Finish Line – sells brand name footwear and soft goods, currently 693 stores
Man Alive – street fashion retailer, currently 87 open stores
Paiva – new store concept for active women, currently 15 open stores
While Man Alive and Paiva are recent growth strategies, the Finish Line stores have been open for business since 1976. Its biggest supplier is Nike (NYSE:NKE), which accounted for over 50% of its total purchases the last 2 years. It has had some recent struggles. For Fiscal year 2007, its earnings were $.68 per diluted share compared to $1.23 per diluted share in Fiscal year 2006. This was due to a 5.7% decline in comparable store net sales.
SG&A increased 10% year over year, that put further pressure on earnings. Sales only increased 2.5% year over year, but 1.87% of that growth was aided by the additional week in the Fiscal 2007 year. That has led to a depressed stock price; it is currently trading around $12 a share.
Shoe retailers face a lot of competition. One aspect that they cannot compete on is price, as the big retailers like JCPenney (NYSE:JCP) and Walmart (NYSE:WMT) will take market share away in a blink of an eye. Finish Line’s main competitor is Foot Locker (NYSE:FL), and it has had recent struggles of its own. Just earlier this month it issued a downside revision to its 1st quarter outlook. Foot Locker said that its USA stores suffered a big decline, which is the only market where Finish Line operates. There currently seem to be obvious issues in specialty athletic shoe retailers. An obvious question would be: are there major issues in specialty athletic shoe retailers or just a normal business cycle?
The company has invested in an impressive inventory management system that should help it become more efficient. Most of its senior management has been with the company at least a decade, besides the President and the Chief Merchandising Officer. Its two founders are still with the company in senior management positions. Its new Chief Merchandiser Officer, Sam Sato from Nordstrom, is very experienced in this area and management is very excited about having him come aboard. Man Alive comparable store net sales were up 4.4% compared to the 4th quarter of the previous year, which is a bright spot. It's also currently working on a partnership with Nike that should be rolled out later this year.
It's currently trading at a trailing price/earnings of 18.09 and a forward price/earnings ratio for Fiscal 2009 of 12.89. The trailing P/E seems a bit high for a company having so many short-term problems. It also pays a dividend of $.10 a year which is a yield of 0.8%. Its Price/Book ratio is 1.28 and Price/Sales is 0.44, which are both great valuations. It has a solid balance sheet with almost $63 million in cash and no debt. Its cash flows from operations are solid, but most of that cash is going towards capital expenditures on new stores, therefore, free cash flow is suspect. Return on Equity has been low, 7.2% last year and 14.1% the year before.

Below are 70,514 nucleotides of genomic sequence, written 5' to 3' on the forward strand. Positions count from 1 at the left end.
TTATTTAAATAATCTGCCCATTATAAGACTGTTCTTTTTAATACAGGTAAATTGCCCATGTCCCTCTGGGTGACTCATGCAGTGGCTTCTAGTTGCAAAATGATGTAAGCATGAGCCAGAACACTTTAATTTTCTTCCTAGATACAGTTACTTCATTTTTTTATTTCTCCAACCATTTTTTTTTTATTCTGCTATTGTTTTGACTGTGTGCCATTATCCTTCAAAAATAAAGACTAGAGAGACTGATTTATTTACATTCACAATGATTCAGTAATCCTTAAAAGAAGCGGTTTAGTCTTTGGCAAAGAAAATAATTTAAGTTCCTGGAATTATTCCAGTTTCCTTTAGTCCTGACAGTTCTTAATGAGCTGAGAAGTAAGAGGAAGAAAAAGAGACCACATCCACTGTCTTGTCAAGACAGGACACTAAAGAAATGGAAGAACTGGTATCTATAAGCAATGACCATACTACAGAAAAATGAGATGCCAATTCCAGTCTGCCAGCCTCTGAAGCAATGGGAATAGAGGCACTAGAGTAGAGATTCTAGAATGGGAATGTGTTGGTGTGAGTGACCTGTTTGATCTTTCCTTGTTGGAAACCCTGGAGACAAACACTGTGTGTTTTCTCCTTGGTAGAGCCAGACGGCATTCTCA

The picture is not pretty. The long-term trend is down, it’s been in a long-term trading channel since 2005 and still has not broken that trend. There was some strength in FINL at the end of last year, but since 2007 it’s been trending down. It has not found support at the 50 Weekly Moving Average and it is acting as resistance. Short-term, it has been beat down because of the Foot Locker warning.
FINL just recently crossed below the three major moving averages. RSI is showing almost oversold levels and MACD is showing negative momentum. Ever since the late November high, there have been lower lows and lower highs. It looks like it will be heading down to its late summer levels of $10-$11 a share.
I worked at Finish Line as a sales associate a few years ago while I was still in high school. It wasn’t one of my favorite jobs as a teenager. I wanted to work there because I was a Michael Jordan fan and wanted to get to know more about his line of sneakers and sneakers in general. The pay was pretty close to the minimum level. Management concentrated a lot on the apparel. A lot of people visited Finish Line just to see the new authentic jerseys they have in stock. There was also a lot of pressure to sell something with the sneakers, either a pair of socks, shoe cleaner, shoe laces, etc. to average up the items per transaction.
As a customer, I sometimes wander in its stores when I am at the mall. It usually has the newest footwear and apparel in stock. Its prices are definitely higher compared to JCPenney or other major retailers. Prices are similar to Foot Locker. Foot Locker’s and Finish Line’s store setups are generally alike. It's very antsy to try to sell something, as soon as I walk in there, usually there is a Sales Associate next to me immediately.
Finish Line is currently going through some tough times and this will continue for at least the near future. It has made some changes inside the company, that hopefully will start paying dividends in the near future, but the Finish Line stores are struggling and it will take a little bit longer to turn them around. Hopefully, the Nike partnership will quicken the turn around of the Finish Line stores. I would stay away from FINL in the near future. Management said that the second half results of Fiscal Year 2008 are key and they could give some hints to future performance, positive or negative. Waiting until later this year, before making any decisions, would be a prudent move on an investor’s part.
Disclosure: I don't have a position in FINL.